The order dismissing the petition as to the defendant NBC Leasing Co. was not erroneous.
The defendants Duncan Aviation Inc., Harry O. Barr, and J. Robert Duncan contend the trial court erred in failing to sustain their motions to dismiss and in allowing the trial to proceed against them after the trial court had determined there was no evidence of a conspiracy.
The gist of an action for civil conspiracy is not the conspiracy charged but the damages the plaintiff claims to have suffered because of the wrongful acts of the defendants. If damages are shown to have resulted from the wrongful act of one or more of the defendants, then the plaintiff may recover against such defendants even though there is no proof of a conspiracy. The rule was stated in Trebelhorn v. Bartlett, 154 Neb. 113, 116-17, 47 N.W.2d 374, 378 (1951), as follows: "In an action for damages based upon a conspiracy to defraud, such as that at bar, the damages and not the unlawful confederation is the gist of the action, so that if damages are shown to have resulted to plaintiff from wrongful acts or misrepresentations of defendants or any of them, then a judgment against such defendants may be sustained without establishing a conspiracy among them all. Dunbier v. Mengedoht, 119 Neb. 706, 230 N.W. 669; Harvey v. Harvey, 75 Neb. 557, 106 N.W. 660; Commercial Union Assurance Co. v. Shoemaker, 63 Neb. 173, 88 N.W. 156; Booker v. Puyear, 27 Neb. 346, 43 N.W. 133.
*228 "As stated in Annotation, 152 A.L.R. 1147: `It has been frequently pointed out that, speaking broadly, there is no such thing as a civil action for conspiracy, the action being for damages caused by acts committed pursuant to a formed conspiracy, rather than the conspiracy itself, so that, unless something is actually done by one or more of the conspirators which results in damage, no civil action will lie against anyone. See, for example, 11 Am Jur 577, Conspiracy, § 45. Thus, in most cases the gist of such an action is the wrongful conduct resulting in the plaintiff's damage, and proof of a conspiracy is of no consequence except as bearing upon the rules of evidence, * * * or to bring within the ambit of liability someone who may have conspired but who did not actively participate in the conduct itself. In such cases failure to prove an allegation of conspiracy does not affect the plaintiff's right to recover, there being sufficient independent grounds for recovery, although it limits those against whom recovery may be had to persons actively participating in the conduct complained of, and whose acts, as regards time, substance, and result, in fact united to produce the injury.'"
The defendants contend, however, that it was a violation of the pretrial order to permit the trial to proceed against them after it had been determined there had been a failure of proof of a conspiracy.
The original petition filed by the plaintiff included a second cause of action based on a theory of breach of contract. On July 15, 1977, the plaintiff was given leave to file a separate action within 10 days. An order entered on September 29, 1978, recited that it was stipulated by the plaintiff and defendant NBC Leasing Company that "plaintiff is proceeding on theory of tortious civil conspiracy."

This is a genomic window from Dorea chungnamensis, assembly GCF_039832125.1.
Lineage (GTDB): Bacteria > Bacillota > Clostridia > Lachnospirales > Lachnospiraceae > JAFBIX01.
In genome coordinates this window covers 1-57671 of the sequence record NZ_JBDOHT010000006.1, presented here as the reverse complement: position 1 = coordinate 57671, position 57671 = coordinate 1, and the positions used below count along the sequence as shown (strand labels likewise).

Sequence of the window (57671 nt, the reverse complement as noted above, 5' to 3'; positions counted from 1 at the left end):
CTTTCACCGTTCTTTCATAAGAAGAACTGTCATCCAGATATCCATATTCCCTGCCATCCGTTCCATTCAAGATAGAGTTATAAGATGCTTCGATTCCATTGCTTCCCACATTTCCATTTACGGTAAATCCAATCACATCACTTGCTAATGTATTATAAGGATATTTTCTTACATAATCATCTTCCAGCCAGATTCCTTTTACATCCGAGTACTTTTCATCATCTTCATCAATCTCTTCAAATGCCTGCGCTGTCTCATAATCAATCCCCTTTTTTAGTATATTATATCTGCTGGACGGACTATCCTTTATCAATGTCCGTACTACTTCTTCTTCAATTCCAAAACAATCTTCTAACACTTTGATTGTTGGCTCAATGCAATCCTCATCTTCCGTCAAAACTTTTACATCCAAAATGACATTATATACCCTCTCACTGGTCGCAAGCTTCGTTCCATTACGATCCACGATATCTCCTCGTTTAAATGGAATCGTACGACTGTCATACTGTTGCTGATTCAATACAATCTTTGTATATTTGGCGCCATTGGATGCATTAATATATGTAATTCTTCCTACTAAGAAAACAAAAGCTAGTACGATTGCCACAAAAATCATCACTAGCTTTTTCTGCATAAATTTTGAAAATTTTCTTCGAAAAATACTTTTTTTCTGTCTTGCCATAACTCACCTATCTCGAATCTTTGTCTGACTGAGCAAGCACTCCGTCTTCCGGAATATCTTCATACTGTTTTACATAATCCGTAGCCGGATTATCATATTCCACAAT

A pretrial conference was held on January 11, 1980. The pretrial order, filed April 30, 1980, listed, in addition to issues relating to the alleged conspiracy, the following separate controverted and unresolved issues remaining to be determined:
"j. Whether the written notice given to the plaintiff was reasonable.
"k. Whether there was a sale of the aircraft and, if so, whether such sale was commercially reasonable.
"l. The amount of the plaintiff's damages, if any."
At a conference in chambers at the beginning of the trial, the plaintiff stated that, in addition to the question as to whether a conspiracy existed, there would be a question as to whether the wrongful acts of individual defendants had injured the plaintiff. Mention was made of a second action then pending between the plaintiff and the defendant Duncan Aviation, Inc., which involved alleged violations of the Uniform Commercial Code and the same transaction. The plaintiff conceded that the result of the trial in this case would dispose of some of the issues in the second case. The defendants made no objection at that time.
When the motions to dismiss all of the defendants except the leasing company were overruled, the defendants did not claim surprise and there was no request for a continuance.
In view of the state of the record, we are unable to find that the trial court abused its discretion in ordering the trial to proceed as against all defendants except the leasing company.
Finally, the plaintiff contends it should have been allowed prejudgment interest. The plaintiff argues that surplus realized on the sale of collateral is a liquidated amount which entitles the plaintiff to prejudgment interest.
In this case the plaintiff did not proceed on the theory of an action to recover surplus realized on the sale of collateral. The plaintiff alleged it was damaged by defendant's failure to notify it that the airplane would be sold and because the sale was not commercially reasonable. Here the damages were not liquidated and the evidence did not furnish data which, if believed, made it possible to compute the damages with exactness. The plaintiff was not entitled to prejudgment interest.
*229 There being no error, the judgment of the District Court is affirmed.